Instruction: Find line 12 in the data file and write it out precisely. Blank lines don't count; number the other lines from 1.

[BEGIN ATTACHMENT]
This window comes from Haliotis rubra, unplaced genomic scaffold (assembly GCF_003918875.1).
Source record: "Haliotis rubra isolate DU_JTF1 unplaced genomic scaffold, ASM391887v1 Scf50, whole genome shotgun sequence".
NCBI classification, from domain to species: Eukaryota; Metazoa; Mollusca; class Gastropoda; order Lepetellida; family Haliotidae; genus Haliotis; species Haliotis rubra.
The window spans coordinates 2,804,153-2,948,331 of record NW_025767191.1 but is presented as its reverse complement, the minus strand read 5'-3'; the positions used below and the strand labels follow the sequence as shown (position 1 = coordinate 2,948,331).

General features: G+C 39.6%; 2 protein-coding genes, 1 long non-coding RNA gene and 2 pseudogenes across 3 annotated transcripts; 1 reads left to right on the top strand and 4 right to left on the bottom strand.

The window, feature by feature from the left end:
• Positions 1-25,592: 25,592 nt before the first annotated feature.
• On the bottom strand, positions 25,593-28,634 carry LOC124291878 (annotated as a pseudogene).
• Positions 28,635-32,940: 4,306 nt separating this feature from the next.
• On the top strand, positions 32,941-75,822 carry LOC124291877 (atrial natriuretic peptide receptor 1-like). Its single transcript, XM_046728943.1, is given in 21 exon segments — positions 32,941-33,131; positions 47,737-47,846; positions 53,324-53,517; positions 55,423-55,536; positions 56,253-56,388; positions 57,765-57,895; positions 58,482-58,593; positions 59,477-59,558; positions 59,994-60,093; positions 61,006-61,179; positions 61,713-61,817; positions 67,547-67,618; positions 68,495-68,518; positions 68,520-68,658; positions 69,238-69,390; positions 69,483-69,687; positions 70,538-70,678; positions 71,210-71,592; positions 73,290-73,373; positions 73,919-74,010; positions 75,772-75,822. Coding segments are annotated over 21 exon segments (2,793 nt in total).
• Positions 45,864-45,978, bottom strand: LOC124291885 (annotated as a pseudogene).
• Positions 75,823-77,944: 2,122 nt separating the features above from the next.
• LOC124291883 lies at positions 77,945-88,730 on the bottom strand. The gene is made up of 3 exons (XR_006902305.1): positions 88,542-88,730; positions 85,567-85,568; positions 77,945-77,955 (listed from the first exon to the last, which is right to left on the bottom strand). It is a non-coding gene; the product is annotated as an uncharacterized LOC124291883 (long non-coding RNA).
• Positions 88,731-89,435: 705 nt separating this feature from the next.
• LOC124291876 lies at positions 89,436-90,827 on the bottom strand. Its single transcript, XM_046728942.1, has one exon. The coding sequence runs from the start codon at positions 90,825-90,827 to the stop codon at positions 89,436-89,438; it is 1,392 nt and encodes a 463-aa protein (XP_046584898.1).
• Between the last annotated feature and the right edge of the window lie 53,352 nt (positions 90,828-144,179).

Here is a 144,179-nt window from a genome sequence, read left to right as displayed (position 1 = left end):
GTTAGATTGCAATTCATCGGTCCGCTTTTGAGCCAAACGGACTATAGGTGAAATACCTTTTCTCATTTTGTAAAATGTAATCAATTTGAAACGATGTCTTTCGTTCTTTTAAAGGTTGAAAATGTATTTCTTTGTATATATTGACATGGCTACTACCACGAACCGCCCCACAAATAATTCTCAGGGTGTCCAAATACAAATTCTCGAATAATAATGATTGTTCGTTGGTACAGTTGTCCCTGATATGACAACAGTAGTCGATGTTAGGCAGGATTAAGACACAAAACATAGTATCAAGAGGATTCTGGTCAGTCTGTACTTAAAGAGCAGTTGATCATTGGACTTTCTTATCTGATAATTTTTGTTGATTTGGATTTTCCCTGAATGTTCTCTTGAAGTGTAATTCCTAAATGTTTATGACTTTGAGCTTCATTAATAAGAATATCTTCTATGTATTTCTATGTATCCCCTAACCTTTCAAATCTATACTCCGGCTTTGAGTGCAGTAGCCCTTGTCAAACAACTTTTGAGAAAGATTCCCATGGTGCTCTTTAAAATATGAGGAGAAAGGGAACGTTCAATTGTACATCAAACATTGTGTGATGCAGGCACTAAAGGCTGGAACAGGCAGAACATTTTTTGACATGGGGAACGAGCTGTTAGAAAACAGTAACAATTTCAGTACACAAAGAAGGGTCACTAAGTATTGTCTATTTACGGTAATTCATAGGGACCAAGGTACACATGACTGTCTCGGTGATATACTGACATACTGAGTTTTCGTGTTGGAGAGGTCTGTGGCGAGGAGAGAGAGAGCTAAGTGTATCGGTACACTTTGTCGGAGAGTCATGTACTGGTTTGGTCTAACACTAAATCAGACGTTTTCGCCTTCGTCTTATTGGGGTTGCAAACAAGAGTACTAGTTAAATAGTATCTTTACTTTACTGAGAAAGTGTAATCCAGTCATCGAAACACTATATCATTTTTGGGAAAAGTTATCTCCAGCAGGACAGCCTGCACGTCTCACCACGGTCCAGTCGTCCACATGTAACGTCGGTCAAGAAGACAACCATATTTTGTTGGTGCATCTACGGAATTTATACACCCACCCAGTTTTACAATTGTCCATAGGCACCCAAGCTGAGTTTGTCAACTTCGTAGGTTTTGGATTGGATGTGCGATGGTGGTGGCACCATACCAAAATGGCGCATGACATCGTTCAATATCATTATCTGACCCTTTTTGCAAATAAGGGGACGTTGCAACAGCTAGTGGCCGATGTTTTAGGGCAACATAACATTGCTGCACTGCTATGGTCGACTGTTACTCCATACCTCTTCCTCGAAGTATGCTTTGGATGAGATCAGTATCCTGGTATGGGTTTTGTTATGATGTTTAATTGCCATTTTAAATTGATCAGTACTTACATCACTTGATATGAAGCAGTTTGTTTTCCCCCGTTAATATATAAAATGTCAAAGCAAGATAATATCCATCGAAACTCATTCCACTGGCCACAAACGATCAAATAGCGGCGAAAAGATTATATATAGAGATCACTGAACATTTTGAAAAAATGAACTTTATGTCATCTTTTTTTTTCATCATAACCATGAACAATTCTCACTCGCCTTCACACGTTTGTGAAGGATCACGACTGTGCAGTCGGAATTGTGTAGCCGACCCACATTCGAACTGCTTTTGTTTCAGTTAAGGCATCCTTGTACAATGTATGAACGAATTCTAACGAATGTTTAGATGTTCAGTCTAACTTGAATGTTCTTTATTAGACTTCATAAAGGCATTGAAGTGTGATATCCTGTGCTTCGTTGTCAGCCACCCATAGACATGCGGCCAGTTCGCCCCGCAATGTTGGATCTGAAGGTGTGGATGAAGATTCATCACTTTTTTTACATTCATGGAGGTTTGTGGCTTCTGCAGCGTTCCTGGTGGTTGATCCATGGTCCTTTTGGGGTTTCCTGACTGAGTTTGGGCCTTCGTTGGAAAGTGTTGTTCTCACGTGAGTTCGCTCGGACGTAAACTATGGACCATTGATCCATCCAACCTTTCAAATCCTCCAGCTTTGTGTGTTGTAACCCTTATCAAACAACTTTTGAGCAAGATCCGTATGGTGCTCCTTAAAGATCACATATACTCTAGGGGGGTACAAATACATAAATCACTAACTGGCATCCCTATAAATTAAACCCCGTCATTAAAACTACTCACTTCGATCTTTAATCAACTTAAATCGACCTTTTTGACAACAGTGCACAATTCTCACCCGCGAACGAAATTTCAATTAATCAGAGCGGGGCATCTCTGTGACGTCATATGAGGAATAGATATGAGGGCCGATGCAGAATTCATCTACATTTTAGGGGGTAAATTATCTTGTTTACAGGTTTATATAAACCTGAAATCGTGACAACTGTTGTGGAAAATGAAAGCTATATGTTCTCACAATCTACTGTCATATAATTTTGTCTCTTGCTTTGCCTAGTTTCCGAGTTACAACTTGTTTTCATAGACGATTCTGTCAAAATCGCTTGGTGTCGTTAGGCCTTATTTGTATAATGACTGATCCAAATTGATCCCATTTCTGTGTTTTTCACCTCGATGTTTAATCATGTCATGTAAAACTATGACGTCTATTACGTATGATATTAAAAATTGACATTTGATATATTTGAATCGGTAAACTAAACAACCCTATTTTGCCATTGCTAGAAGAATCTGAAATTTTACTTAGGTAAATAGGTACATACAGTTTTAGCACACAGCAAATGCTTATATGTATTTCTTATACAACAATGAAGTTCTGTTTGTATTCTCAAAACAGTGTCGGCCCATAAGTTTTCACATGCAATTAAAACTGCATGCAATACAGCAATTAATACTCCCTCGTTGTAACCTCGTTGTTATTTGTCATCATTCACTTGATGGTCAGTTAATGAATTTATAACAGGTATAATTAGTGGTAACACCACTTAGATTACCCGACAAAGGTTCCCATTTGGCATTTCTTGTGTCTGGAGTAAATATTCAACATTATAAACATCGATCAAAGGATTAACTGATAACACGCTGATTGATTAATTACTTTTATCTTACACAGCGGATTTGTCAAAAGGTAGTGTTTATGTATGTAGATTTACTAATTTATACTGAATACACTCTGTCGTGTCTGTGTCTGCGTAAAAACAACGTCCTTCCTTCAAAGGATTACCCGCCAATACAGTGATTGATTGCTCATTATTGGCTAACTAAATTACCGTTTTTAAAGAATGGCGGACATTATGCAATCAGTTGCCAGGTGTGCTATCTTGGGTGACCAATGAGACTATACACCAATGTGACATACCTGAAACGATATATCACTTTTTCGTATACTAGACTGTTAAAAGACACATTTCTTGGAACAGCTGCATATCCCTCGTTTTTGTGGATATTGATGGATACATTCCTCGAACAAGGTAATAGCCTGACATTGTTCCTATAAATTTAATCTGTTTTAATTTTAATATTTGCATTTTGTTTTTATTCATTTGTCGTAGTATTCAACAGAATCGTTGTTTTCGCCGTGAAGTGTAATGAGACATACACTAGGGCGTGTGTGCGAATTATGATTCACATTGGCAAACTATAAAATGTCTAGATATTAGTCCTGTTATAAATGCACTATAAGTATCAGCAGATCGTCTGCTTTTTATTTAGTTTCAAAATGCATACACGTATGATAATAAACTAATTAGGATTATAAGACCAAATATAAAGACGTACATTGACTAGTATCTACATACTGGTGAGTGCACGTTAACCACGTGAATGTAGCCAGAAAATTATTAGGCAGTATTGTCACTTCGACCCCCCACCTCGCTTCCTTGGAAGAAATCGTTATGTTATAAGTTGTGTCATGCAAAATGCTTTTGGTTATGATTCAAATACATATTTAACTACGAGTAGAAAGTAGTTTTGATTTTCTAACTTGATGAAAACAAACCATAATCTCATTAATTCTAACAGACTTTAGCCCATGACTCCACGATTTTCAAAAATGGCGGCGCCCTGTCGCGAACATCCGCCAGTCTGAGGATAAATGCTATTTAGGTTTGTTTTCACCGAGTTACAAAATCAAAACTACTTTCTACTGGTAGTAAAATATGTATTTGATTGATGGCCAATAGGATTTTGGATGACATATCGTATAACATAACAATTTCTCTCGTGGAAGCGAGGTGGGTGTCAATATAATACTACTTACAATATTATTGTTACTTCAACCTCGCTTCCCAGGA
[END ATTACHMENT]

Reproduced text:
• Positions 75,823-77,944: 2,122 nt separating the features above from the next.